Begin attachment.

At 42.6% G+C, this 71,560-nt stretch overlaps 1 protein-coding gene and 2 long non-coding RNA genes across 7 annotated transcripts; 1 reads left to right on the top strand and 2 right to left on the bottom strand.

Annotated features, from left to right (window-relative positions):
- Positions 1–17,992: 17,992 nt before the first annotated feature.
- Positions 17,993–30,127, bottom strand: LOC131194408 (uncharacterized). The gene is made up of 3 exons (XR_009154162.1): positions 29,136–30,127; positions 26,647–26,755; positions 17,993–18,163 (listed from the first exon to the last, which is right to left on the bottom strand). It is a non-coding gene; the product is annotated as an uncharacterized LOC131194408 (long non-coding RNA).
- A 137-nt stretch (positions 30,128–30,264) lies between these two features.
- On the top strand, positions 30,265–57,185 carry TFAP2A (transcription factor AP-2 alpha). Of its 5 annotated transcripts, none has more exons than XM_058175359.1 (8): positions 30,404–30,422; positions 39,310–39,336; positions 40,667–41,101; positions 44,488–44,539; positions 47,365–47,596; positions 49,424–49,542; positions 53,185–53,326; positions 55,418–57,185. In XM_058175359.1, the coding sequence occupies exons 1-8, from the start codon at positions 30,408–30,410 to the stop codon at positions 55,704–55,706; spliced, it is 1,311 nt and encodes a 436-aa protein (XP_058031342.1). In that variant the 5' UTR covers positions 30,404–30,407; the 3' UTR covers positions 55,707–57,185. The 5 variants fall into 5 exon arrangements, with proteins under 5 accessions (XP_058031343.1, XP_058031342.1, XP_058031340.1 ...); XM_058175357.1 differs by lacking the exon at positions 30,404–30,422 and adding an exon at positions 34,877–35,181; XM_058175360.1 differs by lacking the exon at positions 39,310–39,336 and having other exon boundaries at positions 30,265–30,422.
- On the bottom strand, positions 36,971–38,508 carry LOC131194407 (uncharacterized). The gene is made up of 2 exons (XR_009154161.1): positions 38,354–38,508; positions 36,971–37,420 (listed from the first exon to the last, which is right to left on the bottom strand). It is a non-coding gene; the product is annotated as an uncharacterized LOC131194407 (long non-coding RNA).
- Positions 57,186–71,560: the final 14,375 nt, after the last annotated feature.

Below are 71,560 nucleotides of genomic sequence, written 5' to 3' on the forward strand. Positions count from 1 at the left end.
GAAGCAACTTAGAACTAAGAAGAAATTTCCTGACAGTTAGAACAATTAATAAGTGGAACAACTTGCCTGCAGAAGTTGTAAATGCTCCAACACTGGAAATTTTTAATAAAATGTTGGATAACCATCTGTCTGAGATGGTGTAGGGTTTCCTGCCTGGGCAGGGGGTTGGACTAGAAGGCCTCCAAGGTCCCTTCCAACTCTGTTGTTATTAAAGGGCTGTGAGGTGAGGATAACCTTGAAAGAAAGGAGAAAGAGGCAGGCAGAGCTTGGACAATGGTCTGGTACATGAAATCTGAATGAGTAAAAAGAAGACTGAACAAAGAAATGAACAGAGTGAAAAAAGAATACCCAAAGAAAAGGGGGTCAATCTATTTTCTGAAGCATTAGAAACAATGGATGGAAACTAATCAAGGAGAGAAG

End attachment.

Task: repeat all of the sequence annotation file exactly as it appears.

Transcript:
At 42.6% G+C, this 71,560-nt stretch overlaps 1 protein-coding gene and 2 long non-coding RNA genes across 7 annotated transcripts; 1 reads left to right on the top strand and 2 right to left on the bottom strand.

Annotated features, from left to right (window-relative positions):
- Positions 1–17,992: 17,992 nt before the first annotated feature.
- Positions 17,993–30,127, bottom strand: LOC131194408 (uncharacterized). The gene is made up of 3 exons (XR_009154162.1): positions 29,136–30,127; positions 26,647–26,755; positions 17,993–18,163 (listed from the first exon to the last, which is right to left on the bottom strand). It is a non-coding gene; the product is annotated as an uncharacterized LOC131194408 (long non-coding RNA).
- A 137-nt stretch (positions 30,128–30,264) lies between these two features.
- On the top strand, positions 30,265–57,185 carry TFAP2A (transcription factor AP-2 alpha). Of its 5 annotated transcripts, none has more exons than XM_058175359.1 (8): positions 30,404–30,422; positions 39,310–39,336; positions 40,667–41,101; positions 44,488–44,539; positions 47,365–47,596; positions 49,424–49,542; positions 53,185–53,326; positions 55,418–57,185. In XM_058175359.1, the coding sequence occupies exons 1-8, from the start codon at positions 30,408–30,410 to the stop codon at positions 55,704–55,706; spliced, it is 1,311 nt and encodes a 436-aa protein (XP_058031342.1). In that variant the 5' UTR covers positions 30,404–30,407; the 3' UTR covers positions 55,707–57,185. The 5 variants fall into 5 exon arrangements, with proteins under 5 accessions (XP_058031343.1, XP_058031342.1, XP_058031340.1 ...); XM_058175357.1 differs by lacking the exon at positions 30,404–30,422 and adding an exon at positions 34,877–35,181; XM_058175360.1 differs by lacking the exon at positions 39,310–39,336 and having other exon boundaries at positions 30,265–30,422.
- On the bottom strand, positions 36,971–38,508 carry LOC131194407 (uncharacterized). The gene is made up of 2 exons (XR_009154161.1): positions 38,354–38,508; positions 36,971–37,420 (listed from the first exon to the last, which is right to left on the bottom strand). It is a non-coding gene; the product is annotated as an uncharacterized LOC131194407 (long non-coding RNA).
- Positions 57,186–71,560: the final 14,375 nt, after the last annotated feature.

Below are 71,560 nucleotides of genomic sequence, written 5' to 3' on the forward strand. Positions count from 1 at the left end.
GAAGCAACTTAGAACTAAGAAGAAATTTCCTGACAGTTAGAACAATTAATAAGTGGAACAACTTGCCTGCAGAAGTTGTAAATGCTCCAACACTGGAAATTTTTAATAAAATGTTGGATAACCATCTGTCTGAGATGGTGTAGGGTTTCCTGCCTGGGCAGGGGGTTGGACTAGAAGGCCTCCAAGGTCCCTTCCAACTCTGTTGTTATTAAAGGGCTGTGAGGTGAGGATAACCTTGAAAGAAAGGAGAAAGAGGCAGGCAGAGCTTGGACAATGGTCTGGTACATGAAATCTGAATGAGTAAAAAGAAGACTGAACAAAGAAATGAACAGAGTGAAAAAAGAATACCCAAAGAAAAGGGGGTCAATCTATTTTCTGAAGCATTAGAAACAATGGATGGAAACTAATCAAGGAGAGAAG